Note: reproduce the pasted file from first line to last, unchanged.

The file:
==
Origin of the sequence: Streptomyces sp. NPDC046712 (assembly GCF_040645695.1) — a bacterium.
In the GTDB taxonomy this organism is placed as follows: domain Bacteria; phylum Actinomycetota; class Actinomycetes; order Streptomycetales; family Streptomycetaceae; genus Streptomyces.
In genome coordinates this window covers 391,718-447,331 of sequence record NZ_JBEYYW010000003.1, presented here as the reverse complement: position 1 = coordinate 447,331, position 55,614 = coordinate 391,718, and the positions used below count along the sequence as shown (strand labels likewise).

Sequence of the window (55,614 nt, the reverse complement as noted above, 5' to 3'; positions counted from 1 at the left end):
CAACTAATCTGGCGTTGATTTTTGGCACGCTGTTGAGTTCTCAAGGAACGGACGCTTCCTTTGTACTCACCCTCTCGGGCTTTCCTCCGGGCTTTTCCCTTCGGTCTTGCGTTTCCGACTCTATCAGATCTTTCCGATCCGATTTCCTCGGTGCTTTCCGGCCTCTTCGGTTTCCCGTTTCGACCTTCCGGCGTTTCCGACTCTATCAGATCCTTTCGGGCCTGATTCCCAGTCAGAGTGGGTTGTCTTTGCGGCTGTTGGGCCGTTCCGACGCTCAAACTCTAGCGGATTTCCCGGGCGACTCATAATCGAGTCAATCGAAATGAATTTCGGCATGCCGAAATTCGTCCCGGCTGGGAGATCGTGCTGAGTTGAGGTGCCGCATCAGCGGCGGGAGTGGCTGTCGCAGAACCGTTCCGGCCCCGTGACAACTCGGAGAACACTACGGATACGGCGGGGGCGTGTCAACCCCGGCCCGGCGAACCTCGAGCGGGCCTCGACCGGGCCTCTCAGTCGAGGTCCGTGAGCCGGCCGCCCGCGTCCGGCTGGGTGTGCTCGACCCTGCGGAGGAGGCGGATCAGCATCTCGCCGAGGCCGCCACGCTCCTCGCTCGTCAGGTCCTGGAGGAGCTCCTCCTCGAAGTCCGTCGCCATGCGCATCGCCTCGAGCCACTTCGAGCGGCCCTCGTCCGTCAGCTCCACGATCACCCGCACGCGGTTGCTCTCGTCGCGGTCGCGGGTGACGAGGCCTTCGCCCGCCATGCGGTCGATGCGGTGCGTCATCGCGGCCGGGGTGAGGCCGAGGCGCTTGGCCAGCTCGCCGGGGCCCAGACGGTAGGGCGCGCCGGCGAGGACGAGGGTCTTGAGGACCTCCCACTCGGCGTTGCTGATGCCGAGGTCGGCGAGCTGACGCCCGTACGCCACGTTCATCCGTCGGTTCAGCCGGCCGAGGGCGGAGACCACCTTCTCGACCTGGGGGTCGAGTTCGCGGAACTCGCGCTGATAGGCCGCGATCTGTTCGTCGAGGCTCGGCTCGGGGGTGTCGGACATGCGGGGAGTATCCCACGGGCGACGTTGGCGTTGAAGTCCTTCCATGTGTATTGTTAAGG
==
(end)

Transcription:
Origin of the sequence: Streptomyces sp. NPDC046712 (assembly GCF_040645695.1) — a bacterium.
In the GTDB taxonomy this organism is placed as follows: domain Bacteria; phylum Actinomycetota; class Actinomycetes; order Streptomycetales; family Streptomycetaceae; genus Streptomyces.
In genome coordinates this window covers 391,718-447,331 of sequence record NZ_JBEYYW010000003.1, presented here as the reverse complement: position 1 = coordinate 447,331, position 55,614 = coordinate 391,718, and the positions used below count along the sequence as shown (strand labels likewise).

Sequence of the window (55,614 nt, the reverse complement as noted above, 5' to 3'; positions counted from 1 at the left end):
CAACTAATCTGGCGTTGATTTTTGGCACGCTGTTGAGTTCTCAAGGAACGGACGCTTCCTTTGTACTCACCCTCTCGGGCTTTCCTCCGGGCTTTTCCCTTCGGTCTTGCGTTTCCGACTCTATCAGATCTTTCCGATCCGATTTCCTCGGTGCTTTCCGGCCTCTTCGGTTTCCCGTTTCGACCTTCCGGCGTTTCCGACTCTATCAGATCCTTTCGGGCCTGATTCCCAGTCAGAGTGGGTTGTCTTTGCGGCTGTTGGGCCGTTCCGACGCTCAAACTCTAGCGGATTTCCCGGGCGACTCATAATCGAGTCAATCGAAATGAATTTCGGCATGCCGAAATTCGTCCCGGCTGGGAGATCGTGCTGAGTTGAGGTGCCGCATCAGCGGCGGGAGTGGCTGTCGCAGAACCGTTCCGGCCCCGTGACAACTCGGAGAACACTACGGATACGGCGGGGGCGTGTCAACCCCGGCCCGGCGAACCTCGAGCGGGCCTCGACCGGGCCTCTCAGTCGAGGTCCGTGAGCCGGCCGCCCGCGTCCGGCTGGGTGTGCTCGACCCTGCGGAGGAGGCGGATCAGCATCTCGCCGAGGCCGCCACGCTCCTCGCTCGTCAGGTCCTGGAGGAGCTCCTCCTCGAAGTCCGTCGCCATGCGCATCGCCTCGAGCCACTTCGAGCGGCCCTCGTCCGTCAGCTCCACGATCACCCGCACGCGGTTGCTCTCGTCGCGGTCGCGGGTGACGAGGCCTTCGCCCGCCATGCGGTCGATGCGGTGCGTCATCGCGGCCGGGGTGAGGCCGAGGCGCTTGGCCAGCTCGCCGGGGCCCAGACGGTAGGGCGCGCCGGCGAGGACGAGGGTCTTGAGGACCTCCCACTCGGCGTTGCTGATGCCGAGGTCGGCGAGCTGACGCCCGTACGCCACGTTCATCCGTCGGTTCAGCCGGCCGAGGGCGGAGACCACCTTCTCGACCTGGGGGTCGAGTTCGCGGAACTCGCGCTGATAGGCCGCGATCTGTTCGTCGAGGCTCGGCTCGGGGGTGTCGGACATGCGGGGAGTATCCCACGGGCGACGTTGGCGTTGAAGTCCTTCCATGTGTATTGTTAAGG